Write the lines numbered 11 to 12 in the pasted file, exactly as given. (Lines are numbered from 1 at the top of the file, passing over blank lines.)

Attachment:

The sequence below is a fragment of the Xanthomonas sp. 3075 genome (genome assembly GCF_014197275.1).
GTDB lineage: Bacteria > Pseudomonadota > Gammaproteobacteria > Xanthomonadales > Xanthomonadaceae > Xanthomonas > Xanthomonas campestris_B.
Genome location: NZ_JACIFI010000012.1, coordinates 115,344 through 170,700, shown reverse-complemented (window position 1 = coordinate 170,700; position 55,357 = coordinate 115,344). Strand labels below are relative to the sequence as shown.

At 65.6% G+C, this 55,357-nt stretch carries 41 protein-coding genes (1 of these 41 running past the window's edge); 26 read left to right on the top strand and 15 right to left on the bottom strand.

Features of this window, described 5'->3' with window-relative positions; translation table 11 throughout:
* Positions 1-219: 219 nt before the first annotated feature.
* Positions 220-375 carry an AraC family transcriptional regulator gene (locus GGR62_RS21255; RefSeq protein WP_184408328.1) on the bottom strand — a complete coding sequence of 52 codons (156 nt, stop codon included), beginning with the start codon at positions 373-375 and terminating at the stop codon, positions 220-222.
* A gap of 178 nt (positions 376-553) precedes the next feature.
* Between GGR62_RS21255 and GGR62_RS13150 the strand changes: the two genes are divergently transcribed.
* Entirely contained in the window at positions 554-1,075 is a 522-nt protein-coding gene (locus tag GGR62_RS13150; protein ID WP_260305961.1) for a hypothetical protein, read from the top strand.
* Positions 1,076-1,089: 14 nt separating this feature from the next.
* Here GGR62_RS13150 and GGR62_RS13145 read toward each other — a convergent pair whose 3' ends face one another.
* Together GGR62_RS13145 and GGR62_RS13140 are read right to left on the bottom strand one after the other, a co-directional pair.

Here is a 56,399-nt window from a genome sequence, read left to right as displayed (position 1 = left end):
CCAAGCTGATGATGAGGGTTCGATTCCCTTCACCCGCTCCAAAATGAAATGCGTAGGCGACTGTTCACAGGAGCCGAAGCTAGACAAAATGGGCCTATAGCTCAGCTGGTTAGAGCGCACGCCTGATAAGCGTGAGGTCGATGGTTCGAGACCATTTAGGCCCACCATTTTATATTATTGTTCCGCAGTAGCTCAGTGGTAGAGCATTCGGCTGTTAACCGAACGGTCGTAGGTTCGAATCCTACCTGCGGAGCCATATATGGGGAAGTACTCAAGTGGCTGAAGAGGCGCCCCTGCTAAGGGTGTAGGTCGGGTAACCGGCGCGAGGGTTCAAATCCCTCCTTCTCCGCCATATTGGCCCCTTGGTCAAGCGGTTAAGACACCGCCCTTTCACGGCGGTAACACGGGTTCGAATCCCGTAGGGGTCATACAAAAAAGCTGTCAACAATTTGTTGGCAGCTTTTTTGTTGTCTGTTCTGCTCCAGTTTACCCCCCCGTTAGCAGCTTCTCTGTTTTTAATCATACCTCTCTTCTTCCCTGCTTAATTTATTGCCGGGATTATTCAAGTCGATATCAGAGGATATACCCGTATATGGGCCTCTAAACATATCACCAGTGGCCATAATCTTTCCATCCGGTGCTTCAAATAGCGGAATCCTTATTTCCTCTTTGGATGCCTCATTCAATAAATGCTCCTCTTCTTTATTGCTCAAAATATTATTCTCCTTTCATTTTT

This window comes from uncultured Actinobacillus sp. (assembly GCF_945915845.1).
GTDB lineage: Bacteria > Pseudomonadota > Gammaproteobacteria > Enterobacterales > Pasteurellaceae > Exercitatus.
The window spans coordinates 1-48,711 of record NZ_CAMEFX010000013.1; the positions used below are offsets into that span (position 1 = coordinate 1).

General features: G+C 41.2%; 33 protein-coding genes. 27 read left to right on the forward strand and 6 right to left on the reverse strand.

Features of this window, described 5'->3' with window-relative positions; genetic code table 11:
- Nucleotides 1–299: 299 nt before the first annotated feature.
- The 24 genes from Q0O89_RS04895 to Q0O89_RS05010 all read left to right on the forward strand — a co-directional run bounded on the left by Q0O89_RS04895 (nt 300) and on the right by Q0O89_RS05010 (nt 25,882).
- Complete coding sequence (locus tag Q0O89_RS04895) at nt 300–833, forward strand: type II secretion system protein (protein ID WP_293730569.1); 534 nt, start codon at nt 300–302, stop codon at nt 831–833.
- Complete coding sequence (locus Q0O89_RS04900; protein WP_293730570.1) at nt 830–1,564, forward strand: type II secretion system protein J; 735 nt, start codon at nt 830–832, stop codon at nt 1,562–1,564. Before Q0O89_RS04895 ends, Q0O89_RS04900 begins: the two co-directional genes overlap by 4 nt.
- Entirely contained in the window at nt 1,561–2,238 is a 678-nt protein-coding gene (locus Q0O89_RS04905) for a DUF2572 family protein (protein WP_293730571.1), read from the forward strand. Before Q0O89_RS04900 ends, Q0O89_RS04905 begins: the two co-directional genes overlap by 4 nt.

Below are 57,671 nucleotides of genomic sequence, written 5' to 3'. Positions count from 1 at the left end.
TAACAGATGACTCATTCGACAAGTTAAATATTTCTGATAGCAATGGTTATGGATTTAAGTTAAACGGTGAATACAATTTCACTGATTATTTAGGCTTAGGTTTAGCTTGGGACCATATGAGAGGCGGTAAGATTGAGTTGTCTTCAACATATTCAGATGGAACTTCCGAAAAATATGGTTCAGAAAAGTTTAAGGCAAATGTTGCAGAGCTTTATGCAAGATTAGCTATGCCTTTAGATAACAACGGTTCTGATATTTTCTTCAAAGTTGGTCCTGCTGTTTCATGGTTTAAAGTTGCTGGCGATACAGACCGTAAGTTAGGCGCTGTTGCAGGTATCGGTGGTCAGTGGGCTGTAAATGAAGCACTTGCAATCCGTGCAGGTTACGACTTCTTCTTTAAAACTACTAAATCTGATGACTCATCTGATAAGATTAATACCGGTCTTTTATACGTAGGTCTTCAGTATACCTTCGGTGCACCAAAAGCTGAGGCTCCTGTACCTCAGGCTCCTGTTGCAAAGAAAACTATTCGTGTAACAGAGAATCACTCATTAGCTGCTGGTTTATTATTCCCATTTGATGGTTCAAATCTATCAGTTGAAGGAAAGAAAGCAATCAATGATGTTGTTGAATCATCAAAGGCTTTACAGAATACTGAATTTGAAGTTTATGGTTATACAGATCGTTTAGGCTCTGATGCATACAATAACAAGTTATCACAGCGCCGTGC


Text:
* Positions 1,076-1,089: 14 nt separating this feature from the next.
* Here GGR62_RS13150 and GGR62_RS13145 read toward each other — a convergent pair whose 3' ends face one another.